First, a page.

The list of things I could talk about all day:
“My Children, my marathons, my novels, and Les Miserables”
I’ve loved the musical like none other. No, I don’t love it like a 12 year old lives Justin Bieber, and there’s no posters on my wall like the one above with the messy face of child Cosette sweeping to the tune of ‘Castle in the Sky,’ but, a “24601” Tattoo has been given serious consideration. And, to my daughter who has been known to answer my proclamations of ‘I love something’ with, “Well, then why don’t you marry it?” all I can say is, “polygamy now, Damn it, Polygamy now!”
Why do I feel this way? Hmmm? I think the more I can figure out why I’m so touched by Les Miserables, I can figure out more about me. What I’ve come up with so far are three reasons:
1.The sense of justice in the world of Les Miserabes. There’s a spiritual karma that comes back to each character, and an ultimate goodness of God, but this is mixed in with darkness and evil and misery. Tragedy happens randomly to good people at the hands of evil, and this creates an abject desperation, yet always with tiny shreds of the permanence of hope. So, even though the iron faith and conviction of Jon Valjean leads to his salvation and the realization that, “to love another person is to see the face of God” ~ you can be full of love and dedication for your child, like Fantine, yet still, “The lions will come at night, with their voices soft as thunder, and they will tear your dreams apart.”
((feel free to walk away now, excuse yourself, pretend you got a text from your kid, go to the bathroom, do something, like I said, I can talk about Les Mis all day, and I’m just getting started..))
2. The genius of story-telling. There’s such an array of stories and criss-crossing of characters, each of whom is the hero of their own story. Every minor character of Les Miserables exists for their own sake, and if they came to life, they wouldn’t say “I’m a minor character in somebody else's story” they are the heroe’s of their own story, dealing with issues from the very grand, to the very small. There are revolutions happening on all levels, not just the streets, but in the minds and hearts and worldviews of the characters. This is exemplified by “One Day More” where relationships, governments, families, and belief systems all come to a head with just moments of time before they get played out. (which, if you are in a theater rather than the cinema, means it’s intermission)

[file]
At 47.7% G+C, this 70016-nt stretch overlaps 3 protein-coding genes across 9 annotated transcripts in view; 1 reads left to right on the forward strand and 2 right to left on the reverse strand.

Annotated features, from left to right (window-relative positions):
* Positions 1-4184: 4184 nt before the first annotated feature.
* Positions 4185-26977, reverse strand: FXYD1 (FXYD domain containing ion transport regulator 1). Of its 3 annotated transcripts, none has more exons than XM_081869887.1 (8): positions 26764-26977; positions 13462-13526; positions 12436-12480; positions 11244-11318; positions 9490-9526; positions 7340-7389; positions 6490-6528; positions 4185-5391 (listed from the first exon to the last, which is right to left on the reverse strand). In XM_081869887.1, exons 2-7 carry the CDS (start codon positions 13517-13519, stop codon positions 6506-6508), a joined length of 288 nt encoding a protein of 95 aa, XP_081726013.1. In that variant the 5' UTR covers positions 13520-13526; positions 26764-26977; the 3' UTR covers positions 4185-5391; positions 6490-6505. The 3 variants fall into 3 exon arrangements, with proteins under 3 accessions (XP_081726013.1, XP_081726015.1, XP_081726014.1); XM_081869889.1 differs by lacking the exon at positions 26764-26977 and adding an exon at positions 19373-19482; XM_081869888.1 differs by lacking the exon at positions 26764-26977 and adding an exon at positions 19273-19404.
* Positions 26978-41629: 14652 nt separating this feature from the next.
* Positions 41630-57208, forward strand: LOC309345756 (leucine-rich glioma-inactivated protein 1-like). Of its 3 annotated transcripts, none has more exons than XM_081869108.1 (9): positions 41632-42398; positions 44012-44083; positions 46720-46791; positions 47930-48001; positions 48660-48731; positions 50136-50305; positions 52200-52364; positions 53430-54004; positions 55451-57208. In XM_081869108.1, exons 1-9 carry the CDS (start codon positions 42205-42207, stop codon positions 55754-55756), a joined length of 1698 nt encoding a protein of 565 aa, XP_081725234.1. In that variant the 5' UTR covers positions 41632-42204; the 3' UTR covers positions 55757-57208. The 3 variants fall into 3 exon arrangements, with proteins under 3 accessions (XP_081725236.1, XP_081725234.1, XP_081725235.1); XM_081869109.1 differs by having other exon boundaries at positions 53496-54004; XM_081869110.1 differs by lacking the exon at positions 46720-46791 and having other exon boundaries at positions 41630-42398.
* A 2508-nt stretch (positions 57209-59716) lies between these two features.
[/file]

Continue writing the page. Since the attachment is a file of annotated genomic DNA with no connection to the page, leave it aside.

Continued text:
3. The power of music to exemplify and display feelings. It’s emotions with the heat turned up, boiling out the purest parts, and with the first note of every song on the songtrack, I’m taken to the emotion of the corresponding scene.
So, with all this going into Les Miserables, I have been waiting and waiting to see the movie.
First a digression: I was torn which move to see first, Les Miserables or The Hobbit. The Lord of the Rings trilogy was unlike anything brought to the big screen, so I had to see The Hobbit, but, as expected, The Hobbit truly disappointed. If you’ve seen The Goonies, you’ve seen The Hobbit. And oh, the irony that after a trilogy about the evils of Greed in seeking the all powerful “One Ring To Rule Them All”, we’re left with the greedy remains of turning a small book, The Hobbit, into three greed-driven movies rather than just one and done.
Back to Les Miserables, where I went into the theater with a bag full of smuggled in snacks, fully prepared to sing out loud the parts of Jon Valjean until I was kicked out of the theater, and then sneak back in and bellow out, even louder, the lines of Javert.
It took a few minutes getting used to seeing it on the screen rather than a theater, but five minutes in, I adjusted and it overwhelmed. And while the move was slow at times, it seemed almost like a movie tribute to the musical rather than a movie in it’s own rites, and that is what I had hoped for, a strict translation, and I could have sat through it again as soon as it was over.
Jon Valjean’s foil is Javert, a black and white thinking, overly-judgemental, non-forgiving authority figure who’s obsessed with catching the fugitive and bringing him to justice. Russell Crowe played Javert, and I didn’t care that his vocals didn’t match up, but he simply needed to be more intimidating. In every stage presentation I have seen, Javert is taller than Jon Valjean, with an upright march as if he’s always a solider, always on guard, and that Jon Valjean should be afraid when the two were together on screen. I just wasn’t afraid of Javert – maybe if Crowe had put a little more Maximus from ‘Gladiator’ in his role. That said, Javert’s suicide, such a great internal combusting scene, played wonderful.